It’s not the good ol’ days by any means, but old-timers have verified that Washington pheasant hunters will reap the rewards of a good hatch when the 2018 general season opens Oct. 20.
Participants in the so-called Geezer Hunt – the Sept. 24-28 pheasant season for hunters age 65 and older – are the first widespread field observers, state biologists say. Their reports from the southeastern portion of the state have been encouraging, said Brian Gaston, Washington Department of Fish and Wildlife habitat biologist.
“Overall, we’ve been seeing a lot of (upland) birds flying around,” he said. “The 65-and-older hunters have been stopping in and saying they were pleased with the numbers of birds they saw and harvested.”
While tramping several farms in Spokane and Whitman counties during the Geezer Hunt, I found areas with that good habitat sometimes – not always – had big numbers of pheasants.
Although quail and partridge were not open for hunting at that time, the coveys we flushed tended to be large. Quail and partridge seasons opened Saturday in Eastern Washington.
“I’ve never seen so many pheasants in this one spot,” said Jack Worden of Spokane after running his English setter through a Whitman County farm he’s had permission to hunt for years. Many of the September season flushes included young roosters that weren’t fully feathered out, indicating a good spring hatch.
All of the roosters that got away from the Geezers will be colorful adults – and they’ll be a little bit more educated – when the general season opens.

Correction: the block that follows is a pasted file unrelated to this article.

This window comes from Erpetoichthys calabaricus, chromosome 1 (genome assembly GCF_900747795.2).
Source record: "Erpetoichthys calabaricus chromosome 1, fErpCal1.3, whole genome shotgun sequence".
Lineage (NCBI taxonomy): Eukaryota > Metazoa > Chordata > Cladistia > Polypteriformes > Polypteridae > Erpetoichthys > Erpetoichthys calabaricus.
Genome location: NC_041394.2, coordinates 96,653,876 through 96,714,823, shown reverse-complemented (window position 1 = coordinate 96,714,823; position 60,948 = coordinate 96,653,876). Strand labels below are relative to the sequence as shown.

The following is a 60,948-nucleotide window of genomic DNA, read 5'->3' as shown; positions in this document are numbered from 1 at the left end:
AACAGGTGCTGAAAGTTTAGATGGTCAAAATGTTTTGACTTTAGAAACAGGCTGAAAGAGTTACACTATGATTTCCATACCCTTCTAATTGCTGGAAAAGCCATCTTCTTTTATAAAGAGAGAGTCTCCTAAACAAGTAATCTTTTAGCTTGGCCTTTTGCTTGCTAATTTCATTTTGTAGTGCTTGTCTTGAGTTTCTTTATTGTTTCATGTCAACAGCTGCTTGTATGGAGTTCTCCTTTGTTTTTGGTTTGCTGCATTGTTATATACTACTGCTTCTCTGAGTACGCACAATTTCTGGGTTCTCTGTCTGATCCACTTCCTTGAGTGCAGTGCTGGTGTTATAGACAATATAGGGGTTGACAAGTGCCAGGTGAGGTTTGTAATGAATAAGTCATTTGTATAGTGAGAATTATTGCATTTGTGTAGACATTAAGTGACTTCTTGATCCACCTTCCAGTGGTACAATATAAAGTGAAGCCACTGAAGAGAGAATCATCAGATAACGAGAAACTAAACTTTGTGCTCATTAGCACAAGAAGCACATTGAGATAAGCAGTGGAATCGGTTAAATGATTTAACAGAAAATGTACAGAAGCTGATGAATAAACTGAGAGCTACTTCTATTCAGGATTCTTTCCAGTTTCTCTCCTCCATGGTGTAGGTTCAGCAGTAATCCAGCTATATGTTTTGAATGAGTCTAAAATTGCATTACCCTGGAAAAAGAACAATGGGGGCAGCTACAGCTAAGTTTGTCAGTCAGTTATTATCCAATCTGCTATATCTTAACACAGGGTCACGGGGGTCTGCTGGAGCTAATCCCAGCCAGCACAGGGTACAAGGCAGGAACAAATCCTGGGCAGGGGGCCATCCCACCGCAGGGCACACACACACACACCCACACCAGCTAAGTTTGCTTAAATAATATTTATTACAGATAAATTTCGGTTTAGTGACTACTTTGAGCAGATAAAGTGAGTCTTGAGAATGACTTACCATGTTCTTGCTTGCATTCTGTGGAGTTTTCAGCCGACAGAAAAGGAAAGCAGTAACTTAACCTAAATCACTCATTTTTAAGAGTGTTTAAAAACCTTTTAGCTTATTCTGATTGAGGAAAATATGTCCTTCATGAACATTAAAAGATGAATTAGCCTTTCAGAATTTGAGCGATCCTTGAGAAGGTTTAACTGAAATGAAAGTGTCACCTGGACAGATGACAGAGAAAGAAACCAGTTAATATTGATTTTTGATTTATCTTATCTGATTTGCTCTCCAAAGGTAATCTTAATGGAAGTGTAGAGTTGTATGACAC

Geezer observations jibe with the prospects report by WDFW biologists Mike Atamian and Carrie Lowe. Despite a tough winter on upland birds, they said the spring rains were generally well-timed for minimal mortality on hatchlings.
Harvest trends throughout Lincoln, Spokane and Whitman counties show an overall decline in pheasant numbers over the past four years, although there have been some signs of stabilization, the biologists report.
“The majority of pheasant hunting occurs in Whitman County, which has about three times the harvest and about two times more hunters than Lincoln or Spokane counties,” they said.
Like other areas of the state and the West, most biologists agree that declines of upland birds in agricultural areas can generally be associated with the spread of clean farming practices and larger implements that increase crop coverage and production at the expense of year-round cover and other wildlife needs.
Croplands idled in the federal Conservation Reserve Program and planted with permanent cover can be good destinations for hunters seeking pheasants, especially when they’re adjacent to water and harvested grain fields.
“CRP has helped bring back bird numbers in some areas,” Gaston said. “It gives the birds a safe place to go as they’re bounced from one property to another by hunters and other disturbance, or as they avoid predators when moving from food sources.”
A requirement that CRP lands be maintained halfway through their 15-year enrollment can temporarily affect their suitability for hunting. Sportsmen might find some of their choice CRP hunting spots mowed or otherwise manipulated to rejuvenate the habitat quality for coming years.
Washington has 241,000 acres enrolled in CRP this season, about one-third of the acreage enrolled in pheasant-rich South Dakota.
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